Early Marriage | Part 23
The birth of our son marked a sudden break with the relatively carefree life we’d had up until now. Nonetheless, I would do it all over again.
The moment we arrived at the hospital, they plopped me into a wheelchair and whisked me off to the large, communal labor room. Goodbye D! See you later! For an account of this experience, see The Dean and I, Part 13.
Even though it had drawbacks, I’m grateful our son was born there. Why?
First, I had two wonderful student nurses who were with me from the time I began at the Clinic right up through childbirth. They were young, bright, eager to be of assistance, and knowledgeable. Without them, I would have been relatively alone in the labor room–checked on by a nurse, but not personally supported by anyone who knew me.
The student nurses didn’t cost extra money. They came with the package deal. All I had to do was say Yes, I’d love to have them walk with us through this pregnancy. And they did. That’s a photo of one of them at the top, the day we took our son home.
Second, the financial cost of having our first child was relatively small. A total of no more than $400. That included maternity clinic, labor room and delivery, post-delivery hospital care, and post-pregnancy checkups and support.
Part of this was due to my employment at Harvard Law School, and part due to D being a graduate student at the University. By contrast, the financial cost of having children today in the USA is astronomical, even when families have health insurance.
Third, after giving birth I was in the hospital for three days. I returned home on the fourth day. During that time I received help with baby care, breast-feeding, and self-care.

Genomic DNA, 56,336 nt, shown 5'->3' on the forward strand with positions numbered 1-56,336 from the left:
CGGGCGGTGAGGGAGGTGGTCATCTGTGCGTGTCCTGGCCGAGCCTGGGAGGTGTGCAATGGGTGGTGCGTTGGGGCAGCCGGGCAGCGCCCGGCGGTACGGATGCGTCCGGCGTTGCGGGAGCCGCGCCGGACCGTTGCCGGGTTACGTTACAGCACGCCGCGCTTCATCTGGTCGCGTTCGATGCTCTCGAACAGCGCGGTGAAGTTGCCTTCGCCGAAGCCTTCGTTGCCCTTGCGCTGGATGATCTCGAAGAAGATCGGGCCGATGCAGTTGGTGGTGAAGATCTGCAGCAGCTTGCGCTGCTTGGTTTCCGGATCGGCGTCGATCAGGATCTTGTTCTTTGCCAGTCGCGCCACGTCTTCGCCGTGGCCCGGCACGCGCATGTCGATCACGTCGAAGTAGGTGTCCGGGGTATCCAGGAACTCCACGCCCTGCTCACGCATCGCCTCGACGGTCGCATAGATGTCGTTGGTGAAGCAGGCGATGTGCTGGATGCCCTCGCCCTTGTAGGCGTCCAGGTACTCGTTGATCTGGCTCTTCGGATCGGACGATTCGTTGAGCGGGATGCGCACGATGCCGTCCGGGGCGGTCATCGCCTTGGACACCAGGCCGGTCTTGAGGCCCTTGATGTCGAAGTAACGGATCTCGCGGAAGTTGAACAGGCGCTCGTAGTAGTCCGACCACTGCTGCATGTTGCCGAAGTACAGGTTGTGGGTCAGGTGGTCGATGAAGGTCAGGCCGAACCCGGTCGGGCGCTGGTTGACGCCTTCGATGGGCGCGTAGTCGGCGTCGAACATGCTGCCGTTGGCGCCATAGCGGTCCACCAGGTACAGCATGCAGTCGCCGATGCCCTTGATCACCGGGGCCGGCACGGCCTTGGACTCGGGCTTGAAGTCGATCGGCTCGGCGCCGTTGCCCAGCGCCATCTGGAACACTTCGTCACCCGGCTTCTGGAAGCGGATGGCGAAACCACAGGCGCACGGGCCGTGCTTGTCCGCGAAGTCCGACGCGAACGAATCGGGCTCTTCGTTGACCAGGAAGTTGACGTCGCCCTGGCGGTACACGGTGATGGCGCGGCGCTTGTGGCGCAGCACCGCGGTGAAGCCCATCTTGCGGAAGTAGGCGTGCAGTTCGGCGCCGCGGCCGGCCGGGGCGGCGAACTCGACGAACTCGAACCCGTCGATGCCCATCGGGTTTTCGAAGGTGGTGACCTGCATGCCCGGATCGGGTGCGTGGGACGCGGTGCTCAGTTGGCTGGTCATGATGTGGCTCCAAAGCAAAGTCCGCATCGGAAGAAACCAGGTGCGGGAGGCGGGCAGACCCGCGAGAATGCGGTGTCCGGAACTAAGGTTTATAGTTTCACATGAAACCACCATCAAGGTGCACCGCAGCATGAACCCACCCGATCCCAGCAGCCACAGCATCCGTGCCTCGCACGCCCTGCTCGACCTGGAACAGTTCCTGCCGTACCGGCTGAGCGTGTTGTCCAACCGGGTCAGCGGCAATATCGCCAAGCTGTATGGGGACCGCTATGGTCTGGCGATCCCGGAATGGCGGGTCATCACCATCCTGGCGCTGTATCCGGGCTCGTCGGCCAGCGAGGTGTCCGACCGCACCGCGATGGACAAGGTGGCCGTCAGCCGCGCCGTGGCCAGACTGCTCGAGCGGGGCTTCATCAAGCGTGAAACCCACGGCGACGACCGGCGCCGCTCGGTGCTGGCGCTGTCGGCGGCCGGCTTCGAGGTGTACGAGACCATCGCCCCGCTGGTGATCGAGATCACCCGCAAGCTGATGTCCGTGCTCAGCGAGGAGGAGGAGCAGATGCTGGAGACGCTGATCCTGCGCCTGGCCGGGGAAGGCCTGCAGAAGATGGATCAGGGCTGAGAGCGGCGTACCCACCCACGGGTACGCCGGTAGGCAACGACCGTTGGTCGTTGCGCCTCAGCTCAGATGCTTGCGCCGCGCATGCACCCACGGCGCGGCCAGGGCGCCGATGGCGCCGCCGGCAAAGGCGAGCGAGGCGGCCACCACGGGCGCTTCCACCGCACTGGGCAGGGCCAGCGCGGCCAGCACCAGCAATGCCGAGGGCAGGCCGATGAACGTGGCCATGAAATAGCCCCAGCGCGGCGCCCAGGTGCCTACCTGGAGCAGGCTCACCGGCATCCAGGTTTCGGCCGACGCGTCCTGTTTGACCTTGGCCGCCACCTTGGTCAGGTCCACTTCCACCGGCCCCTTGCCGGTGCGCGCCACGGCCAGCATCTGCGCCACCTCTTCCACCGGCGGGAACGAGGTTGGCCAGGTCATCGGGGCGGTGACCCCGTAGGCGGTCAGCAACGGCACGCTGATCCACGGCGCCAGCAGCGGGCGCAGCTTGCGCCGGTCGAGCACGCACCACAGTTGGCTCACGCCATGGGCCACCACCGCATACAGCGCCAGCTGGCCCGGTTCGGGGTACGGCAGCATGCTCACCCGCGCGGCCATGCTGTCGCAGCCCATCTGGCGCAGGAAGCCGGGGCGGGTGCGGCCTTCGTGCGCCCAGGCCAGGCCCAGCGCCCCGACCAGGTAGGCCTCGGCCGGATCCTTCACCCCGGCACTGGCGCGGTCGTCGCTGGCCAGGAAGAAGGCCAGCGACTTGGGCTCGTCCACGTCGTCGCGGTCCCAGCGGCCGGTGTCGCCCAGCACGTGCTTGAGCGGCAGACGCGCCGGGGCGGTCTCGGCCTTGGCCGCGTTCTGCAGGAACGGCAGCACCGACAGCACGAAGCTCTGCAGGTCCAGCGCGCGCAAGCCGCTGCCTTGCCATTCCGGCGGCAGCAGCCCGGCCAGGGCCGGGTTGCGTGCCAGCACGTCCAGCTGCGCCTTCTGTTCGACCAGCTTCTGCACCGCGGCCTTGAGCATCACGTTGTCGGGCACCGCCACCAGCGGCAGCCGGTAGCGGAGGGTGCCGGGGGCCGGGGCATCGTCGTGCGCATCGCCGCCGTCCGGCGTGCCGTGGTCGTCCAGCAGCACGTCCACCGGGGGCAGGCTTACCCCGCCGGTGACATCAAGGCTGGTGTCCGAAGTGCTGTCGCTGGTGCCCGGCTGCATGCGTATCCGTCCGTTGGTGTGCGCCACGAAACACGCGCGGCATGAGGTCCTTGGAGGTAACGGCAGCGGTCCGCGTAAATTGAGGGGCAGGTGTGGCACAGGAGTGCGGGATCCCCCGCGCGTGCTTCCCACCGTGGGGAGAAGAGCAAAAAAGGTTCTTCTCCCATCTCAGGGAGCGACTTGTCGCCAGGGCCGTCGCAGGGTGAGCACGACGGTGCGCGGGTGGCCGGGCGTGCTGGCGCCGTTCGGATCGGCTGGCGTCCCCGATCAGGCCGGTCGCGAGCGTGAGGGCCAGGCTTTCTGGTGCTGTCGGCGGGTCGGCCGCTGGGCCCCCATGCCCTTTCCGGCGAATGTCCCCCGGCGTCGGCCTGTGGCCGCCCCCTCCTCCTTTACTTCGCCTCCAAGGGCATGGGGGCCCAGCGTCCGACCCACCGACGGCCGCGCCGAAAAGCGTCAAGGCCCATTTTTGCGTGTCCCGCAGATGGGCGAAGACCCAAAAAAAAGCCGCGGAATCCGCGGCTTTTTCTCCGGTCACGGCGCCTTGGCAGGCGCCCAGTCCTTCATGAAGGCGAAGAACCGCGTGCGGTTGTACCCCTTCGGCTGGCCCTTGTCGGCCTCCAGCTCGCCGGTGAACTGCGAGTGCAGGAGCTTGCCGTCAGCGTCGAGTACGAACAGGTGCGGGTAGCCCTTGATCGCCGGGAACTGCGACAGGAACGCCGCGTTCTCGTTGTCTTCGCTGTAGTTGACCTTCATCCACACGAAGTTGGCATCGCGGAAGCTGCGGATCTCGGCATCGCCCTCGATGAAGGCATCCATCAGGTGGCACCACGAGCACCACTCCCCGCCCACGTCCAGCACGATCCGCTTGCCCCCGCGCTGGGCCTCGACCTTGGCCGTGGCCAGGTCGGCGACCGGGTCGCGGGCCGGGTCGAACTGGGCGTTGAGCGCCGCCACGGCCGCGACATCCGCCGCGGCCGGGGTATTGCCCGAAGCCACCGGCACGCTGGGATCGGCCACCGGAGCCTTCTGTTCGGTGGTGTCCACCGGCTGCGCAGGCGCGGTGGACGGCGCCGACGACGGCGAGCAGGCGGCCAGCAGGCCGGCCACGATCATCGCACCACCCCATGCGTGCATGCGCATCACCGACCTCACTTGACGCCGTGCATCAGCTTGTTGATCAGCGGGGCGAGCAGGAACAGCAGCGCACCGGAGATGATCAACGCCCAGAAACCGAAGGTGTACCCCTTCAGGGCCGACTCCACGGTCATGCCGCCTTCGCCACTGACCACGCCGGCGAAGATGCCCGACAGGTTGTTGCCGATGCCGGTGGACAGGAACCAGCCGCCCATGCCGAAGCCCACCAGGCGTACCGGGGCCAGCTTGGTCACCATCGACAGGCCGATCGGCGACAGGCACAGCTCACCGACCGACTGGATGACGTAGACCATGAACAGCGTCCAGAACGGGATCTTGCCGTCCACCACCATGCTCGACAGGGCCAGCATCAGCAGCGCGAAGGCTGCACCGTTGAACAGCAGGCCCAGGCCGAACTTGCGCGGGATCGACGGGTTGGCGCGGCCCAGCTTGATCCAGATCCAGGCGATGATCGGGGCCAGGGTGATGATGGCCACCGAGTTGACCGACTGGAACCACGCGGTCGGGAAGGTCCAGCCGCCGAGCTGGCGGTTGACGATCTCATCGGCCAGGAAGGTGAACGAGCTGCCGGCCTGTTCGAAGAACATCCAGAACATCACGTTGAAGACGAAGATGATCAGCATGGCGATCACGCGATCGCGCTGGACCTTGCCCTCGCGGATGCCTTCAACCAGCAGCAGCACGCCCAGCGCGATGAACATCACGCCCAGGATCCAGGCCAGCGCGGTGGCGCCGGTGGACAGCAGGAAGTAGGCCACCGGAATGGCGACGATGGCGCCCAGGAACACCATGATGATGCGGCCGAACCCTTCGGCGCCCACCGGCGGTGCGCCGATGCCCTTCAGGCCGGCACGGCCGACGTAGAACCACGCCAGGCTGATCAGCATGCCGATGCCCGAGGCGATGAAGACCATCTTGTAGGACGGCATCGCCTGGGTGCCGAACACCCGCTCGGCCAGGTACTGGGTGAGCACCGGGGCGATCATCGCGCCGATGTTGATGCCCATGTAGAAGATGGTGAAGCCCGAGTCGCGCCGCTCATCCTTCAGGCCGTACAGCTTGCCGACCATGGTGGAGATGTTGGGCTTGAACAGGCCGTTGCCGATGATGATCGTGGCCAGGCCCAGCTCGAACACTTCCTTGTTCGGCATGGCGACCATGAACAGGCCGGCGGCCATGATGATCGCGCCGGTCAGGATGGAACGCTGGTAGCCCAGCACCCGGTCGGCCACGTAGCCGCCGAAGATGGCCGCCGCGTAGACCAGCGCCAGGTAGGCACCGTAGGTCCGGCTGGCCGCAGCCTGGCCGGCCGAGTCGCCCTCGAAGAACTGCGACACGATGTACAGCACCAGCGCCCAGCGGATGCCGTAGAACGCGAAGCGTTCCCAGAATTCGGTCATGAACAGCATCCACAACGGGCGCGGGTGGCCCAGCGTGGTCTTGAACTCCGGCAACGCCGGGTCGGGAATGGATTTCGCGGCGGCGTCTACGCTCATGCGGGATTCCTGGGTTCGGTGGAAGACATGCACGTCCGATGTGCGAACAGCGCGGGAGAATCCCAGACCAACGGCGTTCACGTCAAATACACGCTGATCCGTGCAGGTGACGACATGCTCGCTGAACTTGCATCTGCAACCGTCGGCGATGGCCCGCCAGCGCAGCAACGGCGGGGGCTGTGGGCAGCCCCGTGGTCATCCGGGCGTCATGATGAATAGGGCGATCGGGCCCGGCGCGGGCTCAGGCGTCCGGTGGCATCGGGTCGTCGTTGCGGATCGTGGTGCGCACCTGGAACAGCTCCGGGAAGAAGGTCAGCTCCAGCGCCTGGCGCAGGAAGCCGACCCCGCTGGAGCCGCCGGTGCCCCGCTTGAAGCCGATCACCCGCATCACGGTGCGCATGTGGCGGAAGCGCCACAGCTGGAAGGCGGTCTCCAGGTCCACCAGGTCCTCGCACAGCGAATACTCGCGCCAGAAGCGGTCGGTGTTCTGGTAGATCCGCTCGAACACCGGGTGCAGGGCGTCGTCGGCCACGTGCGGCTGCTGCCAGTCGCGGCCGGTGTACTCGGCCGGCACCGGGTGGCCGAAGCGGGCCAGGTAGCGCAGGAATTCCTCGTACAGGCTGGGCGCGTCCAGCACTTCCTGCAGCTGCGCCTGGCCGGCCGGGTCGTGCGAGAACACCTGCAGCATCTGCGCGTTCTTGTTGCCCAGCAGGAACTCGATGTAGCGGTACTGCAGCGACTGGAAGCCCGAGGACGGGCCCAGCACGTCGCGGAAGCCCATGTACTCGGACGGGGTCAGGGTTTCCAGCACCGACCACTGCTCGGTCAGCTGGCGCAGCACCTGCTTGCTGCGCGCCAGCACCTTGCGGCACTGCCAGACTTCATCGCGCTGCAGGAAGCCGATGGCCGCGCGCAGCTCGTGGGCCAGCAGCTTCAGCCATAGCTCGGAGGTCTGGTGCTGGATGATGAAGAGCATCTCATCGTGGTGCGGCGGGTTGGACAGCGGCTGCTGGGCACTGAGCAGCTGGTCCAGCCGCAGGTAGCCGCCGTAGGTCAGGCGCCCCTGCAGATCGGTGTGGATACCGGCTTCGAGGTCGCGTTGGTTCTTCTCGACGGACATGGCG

I also slept–except the first night, just after I gave birth. I was exhausted, and had stitches that needed daily attention. I never felt talked down to, or that I was a nuisance or a drag on the system. I was, in fact, treated with kindness, courtesy and Mother’s Day pampering. I loved it!
Finally, I got to see our son and D frequently. Yes, there was a feeding schedule, but it was flexible. That’s not to say visits with our son or D were ever long enough. I especially missed seeing D.
Here’s the irony. During pregnancy, D and I attended classes that helped prepare us for the realities of labor and delivery. Films and discussion, breathing exercises, ways to keep muscles as flexible as possible, how to get up and down from the floor, how to know when labor is beginning, etc.
So why include D? Because he was my coach at home, and needed to be as calm as possible to help me stay calm. Never mind that when the time came, D would be excluded from the labor room and wouldn’t get to see Baby until Baby was safely bundled up and in the nursery behind glass.
D’s main obligations were to coach me on breathing exercises, time my early contractions, be a cheerleader, and make sure we made it to the hospital on time—which he did. Beyond that, he was expendable. Or in the way. Or likely to faint.
One more observation. Nobody prepared me for what would happen to my body during and after delivery. Not once did anyone suggest that I might like to bid my lovely pregnant or pre-pregnant body Goodbye. Farewell. You were lovely while you lasted.
I was shocked when I woke up the day after delivery and discovered I was in bed with a stranger! No, make that an alien. I won’t get graphic. It isn’t necessary. But I will never agree with the idea that everything will, with time, effort, discipline and determination, “Get Back to Normal.”
It will not. Case closed. Unless I choose to reopen it. But not today.
To be continued….
© Elouise Renich Fraser, 9 July 2015
Photo credit: DAFraser, August 1968
Boston Lying In Hospital, 1968